A great deal of the films this holiday season have centered on oppressed geniuses. Steven Hawking struggled with disease, Margret Keane fought for control over her art (don’t worry, we’re getting to that one), and now in The Imitation Game, we have Alan Turing, the man most credited with the ideas that would lead to the modern computer, facing the trappings of a society that he does not fit into, that does not understand him very much either.
In the midst of the second world war, Great Britain is being crushed by the German forces, who use a seemingly unbreakable coding machine called The Enigma to thwart their every move. In response, the allies assemble a force of coding masters to attempt to break the code, the most headstrong of which is recent Cambridge graduate Alan Turing (Benedict Cumberbatch). Alan tires of watching his team struggle with the math on paper, so he ambitiously attempts to build a machine that will simultaneously ascertain which of the millions of coding options the Enigma uses is being put into a particular message. While this idea initially angers his team leader Hugh (Matthew Goode) and his superior officer (Charles Dance), Alan does manage to find support in the kind hearted and equally intelligent Joan (Keira Knightley).
While The Intimidation Game may initially seem to just be about Turing decoding this Nazi puzzle, what ends up making it truly fascinating is watching the puzzle of human interaction challenge Alan even more. On the surface, he’s a rather off-putting man. He’s brash, arrogant, and does not pick up on small social cues that seem so easy to his peers. However, as we get to know him, we find that there is a greater pain lying deep within this man that skews every moment that he lives on the Earth, leaving his intelligence as all he has. The brilliance of this character can certainly be credited to the writers, but it is without a doubt a testament to just how extraordinary a talent we have in Benedict Cumberbatch, who gives what is by far his most achingly human turn to date.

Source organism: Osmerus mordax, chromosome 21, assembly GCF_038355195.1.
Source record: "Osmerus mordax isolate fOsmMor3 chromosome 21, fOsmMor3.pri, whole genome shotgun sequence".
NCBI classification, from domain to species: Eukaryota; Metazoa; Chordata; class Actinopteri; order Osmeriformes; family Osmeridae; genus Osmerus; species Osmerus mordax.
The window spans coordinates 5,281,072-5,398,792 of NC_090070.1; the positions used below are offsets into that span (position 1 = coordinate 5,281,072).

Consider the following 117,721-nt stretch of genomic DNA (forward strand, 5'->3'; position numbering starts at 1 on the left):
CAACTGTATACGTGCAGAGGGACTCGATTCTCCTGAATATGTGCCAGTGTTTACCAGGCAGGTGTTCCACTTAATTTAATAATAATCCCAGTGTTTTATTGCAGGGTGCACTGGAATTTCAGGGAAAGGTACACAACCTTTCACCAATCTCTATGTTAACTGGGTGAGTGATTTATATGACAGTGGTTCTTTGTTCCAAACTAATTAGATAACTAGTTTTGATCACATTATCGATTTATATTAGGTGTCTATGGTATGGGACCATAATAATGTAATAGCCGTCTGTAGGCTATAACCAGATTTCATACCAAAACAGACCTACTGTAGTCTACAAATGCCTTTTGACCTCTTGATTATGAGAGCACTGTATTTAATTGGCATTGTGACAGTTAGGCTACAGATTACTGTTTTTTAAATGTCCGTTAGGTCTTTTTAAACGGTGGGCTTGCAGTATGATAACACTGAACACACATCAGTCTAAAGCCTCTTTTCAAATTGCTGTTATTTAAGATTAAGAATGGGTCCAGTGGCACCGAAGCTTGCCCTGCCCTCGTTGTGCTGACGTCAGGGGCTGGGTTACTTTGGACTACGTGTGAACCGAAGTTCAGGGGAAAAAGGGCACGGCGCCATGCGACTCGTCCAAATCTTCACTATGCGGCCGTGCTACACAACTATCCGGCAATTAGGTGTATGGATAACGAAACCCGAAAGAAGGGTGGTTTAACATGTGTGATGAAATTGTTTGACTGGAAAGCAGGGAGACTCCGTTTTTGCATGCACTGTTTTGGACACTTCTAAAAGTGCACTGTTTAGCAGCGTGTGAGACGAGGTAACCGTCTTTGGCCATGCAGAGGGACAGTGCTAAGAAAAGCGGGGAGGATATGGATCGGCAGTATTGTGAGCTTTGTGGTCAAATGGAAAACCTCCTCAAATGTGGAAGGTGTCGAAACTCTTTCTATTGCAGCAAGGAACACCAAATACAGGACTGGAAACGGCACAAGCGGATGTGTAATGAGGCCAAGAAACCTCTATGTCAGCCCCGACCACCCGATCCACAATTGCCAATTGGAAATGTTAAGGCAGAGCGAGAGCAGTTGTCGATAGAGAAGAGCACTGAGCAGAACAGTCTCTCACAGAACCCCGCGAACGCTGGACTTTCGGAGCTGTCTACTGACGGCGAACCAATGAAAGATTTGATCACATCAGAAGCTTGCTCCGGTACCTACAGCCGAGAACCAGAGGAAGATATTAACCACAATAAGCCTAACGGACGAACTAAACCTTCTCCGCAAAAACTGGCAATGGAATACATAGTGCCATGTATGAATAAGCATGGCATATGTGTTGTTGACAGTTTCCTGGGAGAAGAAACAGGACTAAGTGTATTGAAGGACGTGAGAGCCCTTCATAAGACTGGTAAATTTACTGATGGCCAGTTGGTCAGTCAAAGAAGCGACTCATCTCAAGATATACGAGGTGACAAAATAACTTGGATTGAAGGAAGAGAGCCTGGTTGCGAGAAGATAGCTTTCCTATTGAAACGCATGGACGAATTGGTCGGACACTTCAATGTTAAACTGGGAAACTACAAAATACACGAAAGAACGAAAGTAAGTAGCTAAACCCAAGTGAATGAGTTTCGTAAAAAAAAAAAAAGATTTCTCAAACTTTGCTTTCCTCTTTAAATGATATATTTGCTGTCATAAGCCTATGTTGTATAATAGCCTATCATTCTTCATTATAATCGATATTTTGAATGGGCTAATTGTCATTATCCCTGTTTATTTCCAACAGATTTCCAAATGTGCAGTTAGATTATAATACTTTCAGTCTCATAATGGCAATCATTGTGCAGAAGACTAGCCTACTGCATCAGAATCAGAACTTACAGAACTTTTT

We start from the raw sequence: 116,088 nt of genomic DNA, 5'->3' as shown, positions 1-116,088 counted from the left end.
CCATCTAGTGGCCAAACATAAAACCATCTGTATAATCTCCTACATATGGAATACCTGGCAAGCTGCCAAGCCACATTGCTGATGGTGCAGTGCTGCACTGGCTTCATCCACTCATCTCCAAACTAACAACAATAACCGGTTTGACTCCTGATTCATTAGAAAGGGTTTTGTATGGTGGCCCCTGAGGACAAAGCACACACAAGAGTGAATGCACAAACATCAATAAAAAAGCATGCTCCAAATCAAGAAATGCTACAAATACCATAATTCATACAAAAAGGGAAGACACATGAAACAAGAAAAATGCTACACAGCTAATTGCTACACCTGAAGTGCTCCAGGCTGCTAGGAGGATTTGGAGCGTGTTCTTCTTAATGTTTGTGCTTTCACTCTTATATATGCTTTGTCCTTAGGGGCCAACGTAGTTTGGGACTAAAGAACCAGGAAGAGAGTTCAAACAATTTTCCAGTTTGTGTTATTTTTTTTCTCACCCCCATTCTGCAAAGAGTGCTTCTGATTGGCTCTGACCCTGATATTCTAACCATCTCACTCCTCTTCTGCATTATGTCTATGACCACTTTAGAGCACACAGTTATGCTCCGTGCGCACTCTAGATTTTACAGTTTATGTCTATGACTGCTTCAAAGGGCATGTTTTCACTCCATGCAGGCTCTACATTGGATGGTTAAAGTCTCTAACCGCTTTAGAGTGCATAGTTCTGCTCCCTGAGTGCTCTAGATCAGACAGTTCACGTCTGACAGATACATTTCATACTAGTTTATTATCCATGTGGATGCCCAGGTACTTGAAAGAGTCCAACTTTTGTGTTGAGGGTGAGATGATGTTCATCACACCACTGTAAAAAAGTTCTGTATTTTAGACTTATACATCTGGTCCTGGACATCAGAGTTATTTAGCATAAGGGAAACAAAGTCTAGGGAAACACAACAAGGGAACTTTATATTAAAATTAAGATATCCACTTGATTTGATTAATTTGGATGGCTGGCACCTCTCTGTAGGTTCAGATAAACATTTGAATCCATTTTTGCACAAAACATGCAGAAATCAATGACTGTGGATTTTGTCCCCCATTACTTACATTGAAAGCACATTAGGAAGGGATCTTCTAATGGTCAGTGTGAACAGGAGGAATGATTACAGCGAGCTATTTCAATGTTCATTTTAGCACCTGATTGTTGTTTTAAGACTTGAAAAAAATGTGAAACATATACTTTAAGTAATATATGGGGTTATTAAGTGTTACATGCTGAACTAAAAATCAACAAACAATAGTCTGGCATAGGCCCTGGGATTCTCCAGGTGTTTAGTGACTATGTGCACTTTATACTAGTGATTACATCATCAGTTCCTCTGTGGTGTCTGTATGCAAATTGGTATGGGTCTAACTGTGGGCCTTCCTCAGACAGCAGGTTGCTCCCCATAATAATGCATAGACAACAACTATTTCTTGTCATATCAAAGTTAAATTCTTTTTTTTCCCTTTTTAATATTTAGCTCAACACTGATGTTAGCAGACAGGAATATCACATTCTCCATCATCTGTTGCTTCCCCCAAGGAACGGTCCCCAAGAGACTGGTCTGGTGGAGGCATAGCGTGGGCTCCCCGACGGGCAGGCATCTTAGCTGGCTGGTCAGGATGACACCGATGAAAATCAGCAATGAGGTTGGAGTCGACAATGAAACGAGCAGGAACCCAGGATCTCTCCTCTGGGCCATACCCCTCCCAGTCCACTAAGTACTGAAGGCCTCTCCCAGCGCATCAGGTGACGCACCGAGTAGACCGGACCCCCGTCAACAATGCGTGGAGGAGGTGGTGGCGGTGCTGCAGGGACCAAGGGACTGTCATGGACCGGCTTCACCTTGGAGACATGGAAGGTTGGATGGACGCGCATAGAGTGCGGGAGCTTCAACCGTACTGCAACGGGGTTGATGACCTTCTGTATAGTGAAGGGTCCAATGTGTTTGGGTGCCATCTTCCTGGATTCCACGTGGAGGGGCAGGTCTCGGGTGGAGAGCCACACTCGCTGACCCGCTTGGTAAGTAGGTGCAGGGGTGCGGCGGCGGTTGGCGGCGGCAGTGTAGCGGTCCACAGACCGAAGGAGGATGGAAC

It would have been easy for a film with such a strong lead character to let him overshadow the others, but fortunately that is not the case here at all. The entire supporting cast here shines. Knightly does some of her very best work to date as the woman determined to bring the best out of Turing even at his worst, Goode finds a nice groove as his character comes to gradually respect Alan, and Charles Dance wears essentially the same ice cold persona as he does on Game of Thrones, but to very strong effect. The screenplay does a wonderful job of giving everyone a purpose, with punchy, potent dialogue to bounce off one another with.
The only major issue here is simply one of structure. We spend a great deal of time in the initial part of the story, but so much else happens in the second half, and it can’t help but feel like all of a sudden we shift from a very deliberately paced film, to one that’s trying to squeeze to under two hours. While I definitely appreciate the effort to keep things moving, the events of the latter part of the movie are so intriguing and tragic that I find myself wishing we had an extra twenty minutes to savor it. I mean, if a CGI fight between Dwarfs and Orcs can be over two hours, why can’t this?
The Imitation Game not only succeeds at telling it’s winding true story, but also excels as a character study of Alan Turing. It has moments of intensity, levity, and comedy, all very well balanced to create something truly engaging. Expect this one to be a major contender for awards season, and unlike several of the other major contenders, it really deserves it.